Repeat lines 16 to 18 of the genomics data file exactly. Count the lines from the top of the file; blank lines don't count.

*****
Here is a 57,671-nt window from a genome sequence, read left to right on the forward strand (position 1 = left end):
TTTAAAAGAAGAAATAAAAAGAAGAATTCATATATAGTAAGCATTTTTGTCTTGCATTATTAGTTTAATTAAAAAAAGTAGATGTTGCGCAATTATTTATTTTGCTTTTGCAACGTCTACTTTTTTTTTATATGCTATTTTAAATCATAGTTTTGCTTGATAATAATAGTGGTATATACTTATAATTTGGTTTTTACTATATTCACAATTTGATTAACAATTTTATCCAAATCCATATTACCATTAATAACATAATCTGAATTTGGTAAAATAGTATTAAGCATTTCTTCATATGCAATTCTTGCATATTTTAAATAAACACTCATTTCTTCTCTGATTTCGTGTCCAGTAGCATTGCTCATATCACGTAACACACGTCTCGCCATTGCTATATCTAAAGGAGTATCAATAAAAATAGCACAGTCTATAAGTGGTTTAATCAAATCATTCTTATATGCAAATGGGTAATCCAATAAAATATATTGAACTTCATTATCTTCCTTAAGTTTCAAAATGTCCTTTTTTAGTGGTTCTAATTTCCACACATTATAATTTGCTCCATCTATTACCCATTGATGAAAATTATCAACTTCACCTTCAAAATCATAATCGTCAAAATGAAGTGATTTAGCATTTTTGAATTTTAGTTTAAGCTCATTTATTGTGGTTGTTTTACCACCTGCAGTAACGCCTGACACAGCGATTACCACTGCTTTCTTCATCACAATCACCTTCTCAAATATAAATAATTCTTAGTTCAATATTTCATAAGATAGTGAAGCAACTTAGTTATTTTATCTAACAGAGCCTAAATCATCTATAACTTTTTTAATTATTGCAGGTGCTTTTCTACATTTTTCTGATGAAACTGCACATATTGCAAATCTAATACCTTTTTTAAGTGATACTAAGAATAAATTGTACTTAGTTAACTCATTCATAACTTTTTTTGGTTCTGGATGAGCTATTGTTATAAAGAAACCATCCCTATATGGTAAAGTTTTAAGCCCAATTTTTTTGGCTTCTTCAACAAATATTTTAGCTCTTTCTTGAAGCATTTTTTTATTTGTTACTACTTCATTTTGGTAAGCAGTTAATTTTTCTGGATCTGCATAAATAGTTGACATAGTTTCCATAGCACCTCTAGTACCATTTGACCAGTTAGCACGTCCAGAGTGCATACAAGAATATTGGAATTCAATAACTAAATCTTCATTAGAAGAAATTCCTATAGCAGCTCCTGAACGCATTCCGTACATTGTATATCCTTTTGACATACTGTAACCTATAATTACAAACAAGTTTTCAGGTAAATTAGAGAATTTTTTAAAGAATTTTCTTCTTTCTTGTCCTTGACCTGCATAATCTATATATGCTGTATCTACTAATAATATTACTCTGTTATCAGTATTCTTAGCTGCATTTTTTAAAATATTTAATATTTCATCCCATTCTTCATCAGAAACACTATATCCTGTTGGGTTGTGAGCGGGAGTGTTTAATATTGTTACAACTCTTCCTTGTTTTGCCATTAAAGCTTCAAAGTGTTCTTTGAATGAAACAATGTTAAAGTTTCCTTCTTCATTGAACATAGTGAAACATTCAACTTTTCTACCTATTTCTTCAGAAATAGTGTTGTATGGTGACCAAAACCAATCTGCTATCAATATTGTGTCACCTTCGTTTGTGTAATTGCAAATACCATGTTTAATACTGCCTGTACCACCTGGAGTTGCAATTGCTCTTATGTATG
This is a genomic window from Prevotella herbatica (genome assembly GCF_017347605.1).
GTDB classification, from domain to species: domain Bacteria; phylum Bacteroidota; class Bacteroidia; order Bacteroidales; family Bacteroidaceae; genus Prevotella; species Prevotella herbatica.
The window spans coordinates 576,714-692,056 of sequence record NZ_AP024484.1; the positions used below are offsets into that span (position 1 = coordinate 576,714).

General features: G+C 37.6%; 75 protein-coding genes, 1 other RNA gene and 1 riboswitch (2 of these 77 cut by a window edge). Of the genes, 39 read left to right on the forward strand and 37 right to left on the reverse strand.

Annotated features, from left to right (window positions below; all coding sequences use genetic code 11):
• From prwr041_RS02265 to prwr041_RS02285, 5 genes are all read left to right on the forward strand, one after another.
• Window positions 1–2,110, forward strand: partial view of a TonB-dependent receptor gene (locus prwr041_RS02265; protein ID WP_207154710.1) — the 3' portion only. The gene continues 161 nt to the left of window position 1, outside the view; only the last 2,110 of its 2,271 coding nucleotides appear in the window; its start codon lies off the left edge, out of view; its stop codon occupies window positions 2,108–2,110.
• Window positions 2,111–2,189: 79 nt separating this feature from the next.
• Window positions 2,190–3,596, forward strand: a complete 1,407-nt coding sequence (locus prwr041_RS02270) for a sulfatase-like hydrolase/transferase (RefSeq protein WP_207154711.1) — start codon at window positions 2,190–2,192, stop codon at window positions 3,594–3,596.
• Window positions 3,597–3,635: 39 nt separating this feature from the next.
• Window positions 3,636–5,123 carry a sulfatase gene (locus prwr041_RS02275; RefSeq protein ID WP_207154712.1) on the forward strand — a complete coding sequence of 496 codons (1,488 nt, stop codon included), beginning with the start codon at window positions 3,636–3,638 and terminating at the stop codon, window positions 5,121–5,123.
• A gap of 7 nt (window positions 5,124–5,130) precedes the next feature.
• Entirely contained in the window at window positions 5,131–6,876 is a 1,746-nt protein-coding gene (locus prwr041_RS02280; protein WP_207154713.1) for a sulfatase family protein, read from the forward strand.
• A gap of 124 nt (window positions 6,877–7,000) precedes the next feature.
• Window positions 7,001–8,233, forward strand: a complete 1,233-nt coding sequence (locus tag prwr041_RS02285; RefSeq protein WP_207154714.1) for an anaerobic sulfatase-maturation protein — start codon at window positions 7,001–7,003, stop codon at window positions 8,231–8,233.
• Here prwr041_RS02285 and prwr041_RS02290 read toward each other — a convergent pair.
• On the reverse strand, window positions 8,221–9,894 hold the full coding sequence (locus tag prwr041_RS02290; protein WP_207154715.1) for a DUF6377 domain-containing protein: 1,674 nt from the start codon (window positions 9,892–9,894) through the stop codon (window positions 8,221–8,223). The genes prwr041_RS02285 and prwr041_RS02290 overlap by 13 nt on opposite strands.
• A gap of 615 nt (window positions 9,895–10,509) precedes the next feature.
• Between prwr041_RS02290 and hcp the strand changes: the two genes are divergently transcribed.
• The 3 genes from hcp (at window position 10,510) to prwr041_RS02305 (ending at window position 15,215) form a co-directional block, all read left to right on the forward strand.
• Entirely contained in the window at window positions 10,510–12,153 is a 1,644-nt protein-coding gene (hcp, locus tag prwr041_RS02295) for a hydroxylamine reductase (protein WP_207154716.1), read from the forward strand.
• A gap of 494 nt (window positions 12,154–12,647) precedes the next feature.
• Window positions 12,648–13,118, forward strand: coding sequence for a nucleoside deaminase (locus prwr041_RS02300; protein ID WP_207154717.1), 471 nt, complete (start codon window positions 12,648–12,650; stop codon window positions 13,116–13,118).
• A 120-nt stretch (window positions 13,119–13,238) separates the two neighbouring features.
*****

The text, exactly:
• A gap of 124 nt (window positions 6,877–7,000) precedes the next feature.
• Window positions 7,001–8,233, forward strand: a complete 1,233-nt coding sequence (locus tag prwr041_RS02285; RefSeq protein WP_207154714.1) for an anaerobic sulfatase-maturation protein — start codon at window positions 7,001–7,003, stop codon at window positions 8,231–8,233.
• Here prwr041_RS02285 and prwr041_RS02290 read toward each other — a convergent pair.